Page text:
Regarding pesticides, the Woese review did conclude that there is a trend toward lower levels of pesticide residues in vegetables and vegetable products from organic production. Residue levels in the range between the detection limit and the maximum limit were reported for many of the conventionally produced vegetables, but rarely did any exceed the maximum statutory amounts. Only traces were found in organic vegetables, probably from environmental contamination. Similar results are reported for fruit.
Despite the limited nutritional differences supported by the scientific literature, organic food is clearly different from conventional in some notable characteristics. One is nitrate concentration. Woese et al. report that nitrate concentrations were clearly lower in vegetables from organic cultivation. Higher nitrate levels in conventionally cultivated crops or in those treated with mineral fertilizers were found mainly in leaf, root and tuber vegetables.
Although not included in the Woese study, conventional and organic foods clearly differ with respect to genetic engineering. The only way to be assured that food does not contain transgenic material is to buy certified organic.
Another topic that is receiving attention since the Woese article is pathogenic E. coli. Recent research at Cornell University has shown that cows fed mainly hay generate less than 1% of the pathogenic E. coli 0157:H7 found in the feces of grain-fed animals. Since organic ruminants tend to be fed more pasture and hay, organic livestock production potentially reduces the risk of pathogenic E. coli 0157:H7 infection. Furthermore, only certified organic farms are required to follow guidelines on waiting periods between manure applications and crop harvests to enhance food safety. Conventional farms, which use the majority of manure in this country, are not regulated at all with respect to manure use.
In my opinion, the greatest benefit of organic food is that organic production is based on farm practices that improve the soil of the farm and have minimal environmental impact. Such practices are mandated by organic production standards of certifiers, including the new proposed USDA rule. These practices include the prohibition on toxic synthetic chemicals that interrupt natural biological activity on the farm and may contaminate the ground. Fertilization on organic farms is based on crop rotation with legumes; compost; and regulated manure use. In contrast, fertilization on conventional farms may be based on unregulated manure use and synthetic chemicals. Synthetic chemical fertilizers are very energy expensive to produce and are difficult to use without contaminating the surrounding environment. Overuse of manures may be just as risky as synthetic chemical fertilizers, which is why organic certifiers enforce regulations on the amount of manure used and the time of application. Conventional farms are not regulated at all with respect to their synthetic chemical fertilizer or manure use.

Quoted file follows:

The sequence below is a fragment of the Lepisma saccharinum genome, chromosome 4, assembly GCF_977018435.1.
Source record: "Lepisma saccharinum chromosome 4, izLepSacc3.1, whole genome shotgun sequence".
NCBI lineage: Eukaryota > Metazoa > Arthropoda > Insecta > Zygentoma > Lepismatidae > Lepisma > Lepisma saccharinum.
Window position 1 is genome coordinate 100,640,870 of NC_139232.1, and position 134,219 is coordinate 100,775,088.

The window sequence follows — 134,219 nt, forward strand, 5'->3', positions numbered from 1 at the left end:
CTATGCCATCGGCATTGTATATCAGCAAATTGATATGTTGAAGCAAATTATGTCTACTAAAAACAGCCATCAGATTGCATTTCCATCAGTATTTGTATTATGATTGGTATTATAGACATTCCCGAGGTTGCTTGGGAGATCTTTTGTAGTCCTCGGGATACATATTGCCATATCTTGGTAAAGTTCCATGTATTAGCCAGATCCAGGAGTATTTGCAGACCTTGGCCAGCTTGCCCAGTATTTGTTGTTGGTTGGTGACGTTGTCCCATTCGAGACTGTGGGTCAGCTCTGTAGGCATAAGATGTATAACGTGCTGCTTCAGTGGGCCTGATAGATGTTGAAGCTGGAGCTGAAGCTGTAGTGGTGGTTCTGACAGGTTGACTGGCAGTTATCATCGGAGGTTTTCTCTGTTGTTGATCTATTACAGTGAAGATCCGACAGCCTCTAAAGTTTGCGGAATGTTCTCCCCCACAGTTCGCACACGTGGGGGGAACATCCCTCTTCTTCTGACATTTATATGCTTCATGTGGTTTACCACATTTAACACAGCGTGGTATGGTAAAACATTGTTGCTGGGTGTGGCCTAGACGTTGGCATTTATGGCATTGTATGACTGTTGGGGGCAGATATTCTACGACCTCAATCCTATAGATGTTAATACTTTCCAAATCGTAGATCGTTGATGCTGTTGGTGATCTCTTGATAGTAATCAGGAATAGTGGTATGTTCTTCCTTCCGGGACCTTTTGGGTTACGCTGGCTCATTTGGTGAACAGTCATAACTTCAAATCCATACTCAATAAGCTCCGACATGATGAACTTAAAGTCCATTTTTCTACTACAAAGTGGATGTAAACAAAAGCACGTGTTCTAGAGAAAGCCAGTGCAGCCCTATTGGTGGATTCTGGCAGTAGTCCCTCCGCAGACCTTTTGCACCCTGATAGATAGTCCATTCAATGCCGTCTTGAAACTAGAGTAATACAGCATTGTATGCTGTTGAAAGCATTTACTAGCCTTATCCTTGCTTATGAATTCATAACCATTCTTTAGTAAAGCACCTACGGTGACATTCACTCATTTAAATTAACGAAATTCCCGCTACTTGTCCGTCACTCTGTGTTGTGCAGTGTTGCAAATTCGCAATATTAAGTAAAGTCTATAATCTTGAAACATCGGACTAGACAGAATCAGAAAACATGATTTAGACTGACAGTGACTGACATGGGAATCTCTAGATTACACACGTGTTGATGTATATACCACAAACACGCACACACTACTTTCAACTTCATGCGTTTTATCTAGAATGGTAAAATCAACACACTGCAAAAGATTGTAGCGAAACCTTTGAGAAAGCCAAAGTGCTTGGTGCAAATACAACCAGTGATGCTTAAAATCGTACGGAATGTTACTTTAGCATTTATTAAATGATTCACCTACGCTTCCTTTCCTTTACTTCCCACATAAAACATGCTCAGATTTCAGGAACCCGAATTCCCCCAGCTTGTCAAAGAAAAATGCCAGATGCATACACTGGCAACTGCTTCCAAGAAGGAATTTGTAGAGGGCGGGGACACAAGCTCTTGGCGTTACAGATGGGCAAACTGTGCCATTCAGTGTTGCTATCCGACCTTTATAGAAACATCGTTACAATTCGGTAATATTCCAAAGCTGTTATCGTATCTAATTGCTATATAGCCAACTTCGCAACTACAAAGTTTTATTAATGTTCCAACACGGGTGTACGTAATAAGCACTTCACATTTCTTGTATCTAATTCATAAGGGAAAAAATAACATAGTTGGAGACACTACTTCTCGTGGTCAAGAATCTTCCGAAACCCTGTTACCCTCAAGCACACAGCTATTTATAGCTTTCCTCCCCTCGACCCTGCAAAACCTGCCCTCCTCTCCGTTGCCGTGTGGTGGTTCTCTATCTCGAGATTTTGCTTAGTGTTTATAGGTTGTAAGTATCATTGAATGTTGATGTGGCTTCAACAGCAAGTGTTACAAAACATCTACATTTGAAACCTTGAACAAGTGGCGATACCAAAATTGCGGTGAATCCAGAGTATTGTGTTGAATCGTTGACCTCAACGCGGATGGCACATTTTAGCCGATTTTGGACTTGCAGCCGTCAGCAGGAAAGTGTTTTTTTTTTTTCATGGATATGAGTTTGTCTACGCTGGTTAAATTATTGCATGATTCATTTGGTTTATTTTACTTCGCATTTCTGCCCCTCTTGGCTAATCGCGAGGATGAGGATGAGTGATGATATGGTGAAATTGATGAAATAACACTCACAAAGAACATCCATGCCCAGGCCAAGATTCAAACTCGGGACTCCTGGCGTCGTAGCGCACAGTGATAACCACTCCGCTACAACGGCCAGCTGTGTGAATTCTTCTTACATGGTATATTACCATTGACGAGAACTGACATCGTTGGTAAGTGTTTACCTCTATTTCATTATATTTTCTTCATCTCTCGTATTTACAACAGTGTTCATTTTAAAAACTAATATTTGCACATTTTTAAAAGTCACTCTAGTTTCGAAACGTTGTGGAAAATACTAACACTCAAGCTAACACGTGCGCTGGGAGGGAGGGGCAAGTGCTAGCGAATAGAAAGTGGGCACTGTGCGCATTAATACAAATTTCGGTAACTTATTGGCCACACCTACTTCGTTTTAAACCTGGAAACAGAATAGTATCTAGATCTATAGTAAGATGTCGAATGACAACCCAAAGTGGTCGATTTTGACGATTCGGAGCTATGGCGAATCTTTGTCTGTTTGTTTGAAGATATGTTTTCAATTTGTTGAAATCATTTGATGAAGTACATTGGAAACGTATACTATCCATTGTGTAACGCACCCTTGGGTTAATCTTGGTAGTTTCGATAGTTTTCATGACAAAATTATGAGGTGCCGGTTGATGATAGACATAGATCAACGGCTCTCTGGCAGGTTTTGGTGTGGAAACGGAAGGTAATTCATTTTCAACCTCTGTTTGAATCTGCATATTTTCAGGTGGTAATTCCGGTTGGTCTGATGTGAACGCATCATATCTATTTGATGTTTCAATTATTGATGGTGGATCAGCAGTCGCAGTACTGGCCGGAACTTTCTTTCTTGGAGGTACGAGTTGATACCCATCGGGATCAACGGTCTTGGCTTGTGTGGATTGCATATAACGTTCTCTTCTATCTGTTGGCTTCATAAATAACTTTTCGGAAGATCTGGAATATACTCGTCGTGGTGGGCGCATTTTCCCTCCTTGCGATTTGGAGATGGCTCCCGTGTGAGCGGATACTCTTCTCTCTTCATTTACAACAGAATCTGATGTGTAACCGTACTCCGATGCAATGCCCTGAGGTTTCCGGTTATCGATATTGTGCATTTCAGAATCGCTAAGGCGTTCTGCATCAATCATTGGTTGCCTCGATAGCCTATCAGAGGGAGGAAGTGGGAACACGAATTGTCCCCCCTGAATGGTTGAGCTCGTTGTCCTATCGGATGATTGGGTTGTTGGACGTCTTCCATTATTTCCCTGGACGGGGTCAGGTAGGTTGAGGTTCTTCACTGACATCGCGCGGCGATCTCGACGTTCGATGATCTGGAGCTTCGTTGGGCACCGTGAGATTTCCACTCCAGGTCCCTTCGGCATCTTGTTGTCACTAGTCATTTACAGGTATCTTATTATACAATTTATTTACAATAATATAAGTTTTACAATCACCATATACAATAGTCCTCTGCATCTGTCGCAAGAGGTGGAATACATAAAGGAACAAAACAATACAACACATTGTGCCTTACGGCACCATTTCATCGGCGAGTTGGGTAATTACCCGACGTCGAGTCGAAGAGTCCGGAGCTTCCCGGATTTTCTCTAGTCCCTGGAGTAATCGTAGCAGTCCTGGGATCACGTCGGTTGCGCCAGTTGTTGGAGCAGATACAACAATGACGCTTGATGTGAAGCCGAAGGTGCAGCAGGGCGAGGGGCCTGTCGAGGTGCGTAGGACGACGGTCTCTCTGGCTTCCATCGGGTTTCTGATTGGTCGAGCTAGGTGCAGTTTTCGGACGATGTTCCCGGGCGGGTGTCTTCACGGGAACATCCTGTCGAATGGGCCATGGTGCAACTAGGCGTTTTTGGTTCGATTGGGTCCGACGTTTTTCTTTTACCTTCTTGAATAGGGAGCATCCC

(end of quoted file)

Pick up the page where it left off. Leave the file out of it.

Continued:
Conventional agriculture may produce cheap food, but the external costs are very high. External costs include:
- excessive use of non-renewable natural resources such as oil and coal;
- loss of natural biological activity in the soil and in the surrounding environment;
- the cost of cleaning up environmental damage – both that created by the farm itself and that created by the industry that produces the farm chemicals;
- reduced intrinsic productivity of the farms.
The greatest reason to support certified organic agriculture is that farmers use less non-renewable natural resources, protect natural biological activity, create minimal environmental impact, and, most of all, increase the intrinsic productivity of the farms.
Woese, K., D. Lange, C. Boess and K. Werner Bogl, 1997. “A Comparison of Organically and Conventionally Grown Foods – Results of a Review of the Relevant Literature.” J. Sci. Food Agric. 74: 281-293.
About the author: Eric is MOFGA’s “extension agent.” You can direct your questions about farming or gardening to him at the MOFGA office in Unity.